Inaugurates 150 anniversary celebrations of the organisation

The Archaeological Survey of India (ASI) acts as a bridge and brings about a living communion with our past, Tamil Nadu Governor K.Rosaiah observed here on Thursday.

Inaugurating the 150 anniversary celebrations of the ASI, he underlined the need for taking our rich heritage and culture to the younger generation.

He said it was a matter of great pride that Indian civilisation had withstood testing times and had survived. “Its uniqueness is its infinite capacity for absorption and adaptation.” Hence, he wanted the youth to cultivate a flair for knowing the ancient civilisation.

“We should develop in the young students a curiosity to know about our historic past and our rich ancient art and architecture.”

Pointing out that India is synonymous with cultural remains, he said, “Even today some of our most outstanding monuments can tickle the best of brains for their well-executed plans, exquisite workmanship and grandeur of construction.”

During its 150 years of service, the ASI had undergone many ramifications over the years and had adapted itself to serve the needs and requirements of the country, he added.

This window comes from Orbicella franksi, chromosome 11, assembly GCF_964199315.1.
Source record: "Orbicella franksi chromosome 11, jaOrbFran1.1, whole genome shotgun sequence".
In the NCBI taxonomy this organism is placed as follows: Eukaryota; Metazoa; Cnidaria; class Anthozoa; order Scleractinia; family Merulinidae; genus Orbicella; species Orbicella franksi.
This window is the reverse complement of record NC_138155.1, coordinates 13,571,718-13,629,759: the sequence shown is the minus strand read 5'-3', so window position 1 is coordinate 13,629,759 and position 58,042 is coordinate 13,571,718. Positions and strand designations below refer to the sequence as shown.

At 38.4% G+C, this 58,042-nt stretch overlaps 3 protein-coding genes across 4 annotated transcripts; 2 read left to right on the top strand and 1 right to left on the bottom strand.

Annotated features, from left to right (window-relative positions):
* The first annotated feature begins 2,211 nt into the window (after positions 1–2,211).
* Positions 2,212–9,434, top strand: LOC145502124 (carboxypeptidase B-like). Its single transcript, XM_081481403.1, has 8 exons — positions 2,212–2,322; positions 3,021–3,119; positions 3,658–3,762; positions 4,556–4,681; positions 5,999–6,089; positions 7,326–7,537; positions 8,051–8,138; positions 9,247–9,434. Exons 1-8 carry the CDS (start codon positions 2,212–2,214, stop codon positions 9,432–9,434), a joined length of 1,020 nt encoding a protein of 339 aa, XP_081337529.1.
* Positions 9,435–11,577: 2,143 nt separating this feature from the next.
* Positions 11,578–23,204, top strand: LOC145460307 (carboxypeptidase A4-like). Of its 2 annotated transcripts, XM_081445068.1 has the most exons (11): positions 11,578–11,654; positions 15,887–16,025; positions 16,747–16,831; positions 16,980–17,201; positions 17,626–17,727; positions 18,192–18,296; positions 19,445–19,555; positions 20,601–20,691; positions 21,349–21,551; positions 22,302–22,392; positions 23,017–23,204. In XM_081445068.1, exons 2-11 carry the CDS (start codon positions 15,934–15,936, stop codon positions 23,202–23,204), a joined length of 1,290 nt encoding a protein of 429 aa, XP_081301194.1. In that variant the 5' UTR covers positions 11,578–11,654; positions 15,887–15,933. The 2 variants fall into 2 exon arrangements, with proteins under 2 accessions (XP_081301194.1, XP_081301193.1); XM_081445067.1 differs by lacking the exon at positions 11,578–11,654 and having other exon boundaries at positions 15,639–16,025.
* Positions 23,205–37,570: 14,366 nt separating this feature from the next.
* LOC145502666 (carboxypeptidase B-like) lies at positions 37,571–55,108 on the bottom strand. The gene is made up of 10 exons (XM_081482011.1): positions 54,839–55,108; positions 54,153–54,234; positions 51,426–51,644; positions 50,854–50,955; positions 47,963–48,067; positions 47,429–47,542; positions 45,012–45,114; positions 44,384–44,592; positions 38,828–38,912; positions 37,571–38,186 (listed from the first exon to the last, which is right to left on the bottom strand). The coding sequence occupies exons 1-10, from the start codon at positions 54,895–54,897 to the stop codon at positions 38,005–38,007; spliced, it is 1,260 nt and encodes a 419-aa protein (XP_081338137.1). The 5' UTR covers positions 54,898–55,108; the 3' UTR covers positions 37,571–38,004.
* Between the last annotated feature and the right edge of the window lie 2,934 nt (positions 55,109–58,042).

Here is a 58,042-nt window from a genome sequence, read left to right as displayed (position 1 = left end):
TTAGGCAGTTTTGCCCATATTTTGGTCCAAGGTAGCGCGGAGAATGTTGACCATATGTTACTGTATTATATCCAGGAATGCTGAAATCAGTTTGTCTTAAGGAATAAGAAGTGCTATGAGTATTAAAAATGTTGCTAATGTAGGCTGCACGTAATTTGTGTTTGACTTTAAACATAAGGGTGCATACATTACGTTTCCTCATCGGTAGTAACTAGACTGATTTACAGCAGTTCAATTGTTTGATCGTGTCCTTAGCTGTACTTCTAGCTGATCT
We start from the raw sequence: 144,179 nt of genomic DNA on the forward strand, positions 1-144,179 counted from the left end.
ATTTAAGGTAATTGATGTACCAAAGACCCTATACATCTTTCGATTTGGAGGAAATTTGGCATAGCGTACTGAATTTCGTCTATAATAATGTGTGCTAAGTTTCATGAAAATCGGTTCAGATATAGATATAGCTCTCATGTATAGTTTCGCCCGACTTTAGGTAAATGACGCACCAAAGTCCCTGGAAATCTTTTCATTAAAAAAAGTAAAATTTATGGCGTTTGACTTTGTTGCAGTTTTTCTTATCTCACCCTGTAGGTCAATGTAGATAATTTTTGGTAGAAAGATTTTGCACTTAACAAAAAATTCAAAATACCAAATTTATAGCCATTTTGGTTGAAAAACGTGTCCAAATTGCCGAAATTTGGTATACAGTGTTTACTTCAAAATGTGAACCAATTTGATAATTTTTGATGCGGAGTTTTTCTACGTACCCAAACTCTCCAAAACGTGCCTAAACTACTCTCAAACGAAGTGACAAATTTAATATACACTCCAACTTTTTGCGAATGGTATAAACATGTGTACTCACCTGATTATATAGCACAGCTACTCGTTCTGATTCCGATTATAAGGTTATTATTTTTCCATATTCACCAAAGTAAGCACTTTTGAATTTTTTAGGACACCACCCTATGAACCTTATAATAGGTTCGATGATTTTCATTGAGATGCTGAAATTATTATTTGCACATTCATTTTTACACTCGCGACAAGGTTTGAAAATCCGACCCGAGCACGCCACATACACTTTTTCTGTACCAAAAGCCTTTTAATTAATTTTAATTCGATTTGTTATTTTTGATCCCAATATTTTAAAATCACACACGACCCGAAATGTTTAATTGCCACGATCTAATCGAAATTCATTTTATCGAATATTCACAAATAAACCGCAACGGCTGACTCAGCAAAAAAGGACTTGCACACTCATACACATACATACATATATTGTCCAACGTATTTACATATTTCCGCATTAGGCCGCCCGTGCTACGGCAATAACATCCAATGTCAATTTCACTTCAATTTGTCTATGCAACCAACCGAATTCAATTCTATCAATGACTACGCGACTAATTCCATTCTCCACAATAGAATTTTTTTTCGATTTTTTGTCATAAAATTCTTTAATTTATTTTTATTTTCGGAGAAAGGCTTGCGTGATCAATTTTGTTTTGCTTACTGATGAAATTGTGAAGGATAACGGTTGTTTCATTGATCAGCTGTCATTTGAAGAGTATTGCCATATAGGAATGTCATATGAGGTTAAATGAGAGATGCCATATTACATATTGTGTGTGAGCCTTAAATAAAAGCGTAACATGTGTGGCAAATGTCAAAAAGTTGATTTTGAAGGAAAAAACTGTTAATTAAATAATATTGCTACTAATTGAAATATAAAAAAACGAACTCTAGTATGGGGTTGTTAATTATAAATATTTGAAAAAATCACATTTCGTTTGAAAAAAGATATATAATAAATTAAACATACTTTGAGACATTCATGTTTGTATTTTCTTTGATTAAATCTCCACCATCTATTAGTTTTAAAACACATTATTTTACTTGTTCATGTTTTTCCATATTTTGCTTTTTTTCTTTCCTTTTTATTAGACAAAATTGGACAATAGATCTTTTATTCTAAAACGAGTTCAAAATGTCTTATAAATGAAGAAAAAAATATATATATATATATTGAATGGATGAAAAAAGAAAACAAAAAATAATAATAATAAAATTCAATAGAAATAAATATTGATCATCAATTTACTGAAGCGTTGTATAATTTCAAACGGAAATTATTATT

He lauded the ASI for “not only unearthing the cultural wealth of our great nation, but also for protecting the rich heritage and historic monuments which speak volume of our ancient culture, tradition and civilisation”.

The Governor said that the responsibility of the ASI was not just confined to protection and conservation of monuments but it also played a pivotal role in the dissemination of knowledge.

He said this celebration was a time for reflection to carry forward the institution's multifarious responsibilities of “not only surveying, documenting, protecting and conserving the immense cultural wealth of this country but also ensuring the sustainable management of the heritage in a fast developing environment”.

B.R.Mani, Additional Director General, ASI, New Delhi, presiding, said the organisation was in charge of 3,677 monuments and sites and 44 antiquities of varied nature in the country. As many as 23 monumental edifices, masterpieces of great craftsmanship and having outstanding universal value, had been inscribed on the World Heritage list of UNESCO.

Lamenting over the current sorry state of affairs, he said, “The time has now come to save the cultural and natural heritage from vandalism and other menace which are constantly threatening their very existence. The need of the hour is public awareness about the cultural heritage and importance of preserving it for posterity.”

In this regard, he pointed out that a recent amendment in the Act on this line was needed since the fast growth was taking a toll on the safety of our monuments and sites.

V.K.Jeyakodi, Secretary, Tourism and Culture, Government of Tamil Nadu, said the State had more than 400 monuments and sites and five UNESCO world-wide heritage sites coming under the control of the ASI.

About 85 monuments were being looked after by the State Archaeological department also.

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